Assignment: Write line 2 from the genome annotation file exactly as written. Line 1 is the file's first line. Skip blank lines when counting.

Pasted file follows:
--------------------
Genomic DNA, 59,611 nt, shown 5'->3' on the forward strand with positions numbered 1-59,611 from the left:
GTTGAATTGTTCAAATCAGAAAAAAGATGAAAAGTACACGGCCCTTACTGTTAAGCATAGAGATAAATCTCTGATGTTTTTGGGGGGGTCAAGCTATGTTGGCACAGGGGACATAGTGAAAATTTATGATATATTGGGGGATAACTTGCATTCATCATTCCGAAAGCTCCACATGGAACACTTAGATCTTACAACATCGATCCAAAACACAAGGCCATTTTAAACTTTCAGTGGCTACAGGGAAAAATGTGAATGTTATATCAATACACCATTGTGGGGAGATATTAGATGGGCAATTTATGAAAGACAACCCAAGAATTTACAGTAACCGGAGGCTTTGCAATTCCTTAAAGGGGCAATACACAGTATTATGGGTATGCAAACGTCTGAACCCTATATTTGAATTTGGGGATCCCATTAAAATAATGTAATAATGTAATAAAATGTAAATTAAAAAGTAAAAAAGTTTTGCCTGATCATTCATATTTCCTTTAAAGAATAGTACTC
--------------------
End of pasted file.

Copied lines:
GTTGAATTGTTCAAATCAGAAAAAAGATGAAAAGTACACGGCCCTTACTGTTAAGCATAGAGATAAATCTCTGATGTTTTTGGGGGGGTCAAGCTATGTTGGCACAGGGGACATAGTGAAAATTTATGATATATTGGGGGATAACTTGCATTCATCATTCCGAAAGCTCCACATGGAACACTTAGATCTTACAACATCGATCCAAAACACAAGGCCATTTTAAACTTTCAGTGGCTACAGGGAAAAATGTGAATGTTATATCAATACACCATTGTGGGGAGATATTAGATGGGCAATTTATGAAAGACAACCCAAGAATTTACAGTAACCGGAGGCTTTGCAATTCCTTAAAGGGGCAATACACAGTATTATGGGTATGCAAACGTCTGAACCCTATATTTGAATTTGGGGATCCCATTAAAATAATGTAATAATGTAATAAAATGTAAATTAAAAAGTAAAAAAGTTTTGCCTGATCATTCATATTTCCTTTAAAGAATAGTACTC